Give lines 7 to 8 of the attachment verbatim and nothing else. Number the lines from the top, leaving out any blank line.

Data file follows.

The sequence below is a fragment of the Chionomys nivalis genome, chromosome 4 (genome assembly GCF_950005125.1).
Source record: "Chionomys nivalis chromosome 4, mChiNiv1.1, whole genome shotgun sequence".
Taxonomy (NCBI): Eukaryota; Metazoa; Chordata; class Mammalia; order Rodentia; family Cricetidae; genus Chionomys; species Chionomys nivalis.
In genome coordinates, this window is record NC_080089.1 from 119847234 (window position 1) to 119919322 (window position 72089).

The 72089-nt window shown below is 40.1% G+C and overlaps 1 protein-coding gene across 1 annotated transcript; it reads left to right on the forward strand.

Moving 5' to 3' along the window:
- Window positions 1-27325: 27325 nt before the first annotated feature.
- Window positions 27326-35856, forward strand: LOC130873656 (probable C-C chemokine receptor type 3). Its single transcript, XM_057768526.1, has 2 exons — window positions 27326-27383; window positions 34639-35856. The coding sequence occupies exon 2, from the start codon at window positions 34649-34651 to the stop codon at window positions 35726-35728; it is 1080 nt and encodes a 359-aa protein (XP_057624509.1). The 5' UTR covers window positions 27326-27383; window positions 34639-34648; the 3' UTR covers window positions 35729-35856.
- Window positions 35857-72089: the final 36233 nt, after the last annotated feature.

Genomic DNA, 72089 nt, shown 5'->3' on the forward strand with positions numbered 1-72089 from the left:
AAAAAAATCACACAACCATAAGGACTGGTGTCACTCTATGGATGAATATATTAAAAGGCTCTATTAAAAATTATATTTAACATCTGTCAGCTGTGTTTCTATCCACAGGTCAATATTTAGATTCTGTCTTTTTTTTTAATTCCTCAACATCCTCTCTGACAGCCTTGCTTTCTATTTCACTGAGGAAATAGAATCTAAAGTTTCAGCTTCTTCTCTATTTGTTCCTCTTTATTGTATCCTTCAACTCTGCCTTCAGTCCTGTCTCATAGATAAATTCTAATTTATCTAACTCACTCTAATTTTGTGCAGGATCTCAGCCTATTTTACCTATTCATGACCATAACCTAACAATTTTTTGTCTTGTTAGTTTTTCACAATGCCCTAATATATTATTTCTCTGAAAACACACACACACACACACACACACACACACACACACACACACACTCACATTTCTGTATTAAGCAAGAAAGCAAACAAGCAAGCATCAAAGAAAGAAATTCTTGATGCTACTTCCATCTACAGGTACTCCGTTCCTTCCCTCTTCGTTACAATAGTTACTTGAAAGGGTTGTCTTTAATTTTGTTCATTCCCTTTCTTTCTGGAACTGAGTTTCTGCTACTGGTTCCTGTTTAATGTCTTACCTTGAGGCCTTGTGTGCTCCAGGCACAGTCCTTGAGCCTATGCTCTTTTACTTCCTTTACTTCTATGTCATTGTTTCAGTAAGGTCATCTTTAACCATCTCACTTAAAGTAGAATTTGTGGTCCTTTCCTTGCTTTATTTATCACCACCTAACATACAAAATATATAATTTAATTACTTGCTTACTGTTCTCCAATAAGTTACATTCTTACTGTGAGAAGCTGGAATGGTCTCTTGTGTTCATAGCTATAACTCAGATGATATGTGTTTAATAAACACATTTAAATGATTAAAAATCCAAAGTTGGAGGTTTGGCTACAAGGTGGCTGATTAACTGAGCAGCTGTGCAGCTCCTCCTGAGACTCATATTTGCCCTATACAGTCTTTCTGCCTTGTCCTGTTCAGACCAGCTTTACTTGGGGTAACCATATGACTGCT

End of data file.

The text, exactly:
- Window positions 1-27325: 27325 nt before the first annotated feature.
- Window positions 27326-35856, forward strand: LOC130873656 (probable C-C chemokine receptor type 3). Its single transcript, XM_057768526.1, has 2 exons — window positions 27326-27383; window positions 34639-35856. The coding sequence occupies exon 2, from the start codon at window positions 34649-34651 to the stop codon at window positions 35726-35728; it is 1080 nt and encodes a 359-aa protein (XP_057624509.1). The 5' UTR covers window positions 27326-27383; window positions 34639-34648; the 3' UTR covers window positions 35729-35856.